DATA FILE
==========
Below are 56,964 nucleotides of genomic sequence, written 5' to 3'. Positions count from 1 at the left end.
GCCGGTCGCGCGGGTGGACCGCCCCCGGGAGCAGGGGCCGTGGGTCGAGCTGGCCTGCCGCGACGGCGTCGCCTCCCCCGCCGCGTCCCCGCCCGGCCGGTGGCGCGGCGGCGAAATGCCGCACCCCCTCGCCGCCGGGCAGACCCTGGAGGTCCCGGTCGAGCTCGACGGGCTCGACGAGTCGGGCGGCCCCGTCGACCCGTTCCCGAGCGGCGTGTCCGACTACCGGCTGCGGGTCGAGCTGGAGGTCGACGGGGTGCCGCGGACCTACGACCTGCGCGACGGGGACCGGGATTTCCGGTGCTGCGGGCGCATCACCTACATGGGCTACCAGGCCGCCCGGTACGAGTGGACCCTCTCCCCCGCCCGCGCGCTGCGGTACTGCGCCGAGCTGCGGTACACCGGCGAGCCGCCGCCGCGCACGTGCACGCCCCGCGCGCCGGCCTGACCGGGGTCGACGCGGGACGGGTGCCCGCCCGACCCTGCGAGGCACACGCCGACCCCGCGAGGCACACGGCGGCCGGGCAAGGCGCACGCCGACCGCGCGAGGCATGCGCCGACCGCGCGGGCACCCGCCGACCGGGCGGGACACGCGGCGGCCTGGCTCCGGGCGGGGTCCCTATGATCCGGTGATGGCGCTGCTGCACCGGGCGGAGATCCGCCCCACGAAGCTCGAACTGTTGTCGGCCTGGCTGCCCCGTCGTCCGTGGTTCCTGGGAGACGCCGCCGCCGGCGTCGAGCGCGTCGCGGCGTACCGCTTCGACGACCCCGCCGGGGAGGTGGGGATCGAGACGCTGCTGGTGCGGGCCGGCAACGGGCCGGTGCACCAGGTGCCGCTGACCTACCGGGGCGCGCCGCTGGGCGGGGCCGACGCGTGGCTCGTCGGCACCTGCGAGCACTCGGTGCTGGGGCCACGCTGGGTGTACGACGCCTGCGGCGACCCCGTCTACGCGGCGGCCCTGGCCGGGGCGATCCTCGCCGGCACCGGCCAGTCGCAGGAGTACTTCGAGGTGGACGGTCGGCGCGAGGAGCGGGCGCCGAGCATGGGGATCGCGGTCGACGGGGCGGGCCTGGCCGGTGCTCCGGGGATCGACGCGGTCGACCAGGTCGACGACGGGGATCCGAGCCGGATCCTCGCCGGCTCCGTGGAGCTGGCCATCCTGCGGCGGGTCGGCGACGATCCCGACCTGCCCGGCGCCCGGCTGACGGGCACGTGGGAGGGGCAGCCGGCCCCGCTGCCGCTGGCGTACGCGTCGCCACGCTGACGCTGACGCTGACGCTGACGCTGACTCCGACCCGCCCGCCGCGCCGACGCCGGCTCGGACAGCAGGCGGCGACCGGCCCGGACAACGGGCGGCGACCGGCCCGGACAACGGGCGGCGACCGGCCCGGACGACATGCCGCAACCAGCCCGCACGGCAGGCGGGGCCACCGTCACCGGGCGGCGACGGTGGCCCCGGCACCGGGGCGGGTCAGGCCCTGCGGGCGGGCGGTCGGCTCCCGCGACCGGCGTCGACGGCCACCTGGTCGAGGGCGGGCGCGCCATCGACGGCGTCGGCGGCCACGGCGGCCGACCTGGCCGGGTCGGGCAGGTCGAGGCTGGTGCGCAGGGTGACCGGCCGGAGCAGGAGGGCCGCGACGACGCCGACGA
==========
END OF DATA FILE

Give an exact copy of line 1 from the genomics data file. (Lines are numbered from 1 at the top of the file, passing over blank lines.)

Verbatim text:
Below are 56,964 nucleotides of genomic sequence, written 5' to 3'. Positions count from 1 at the left end.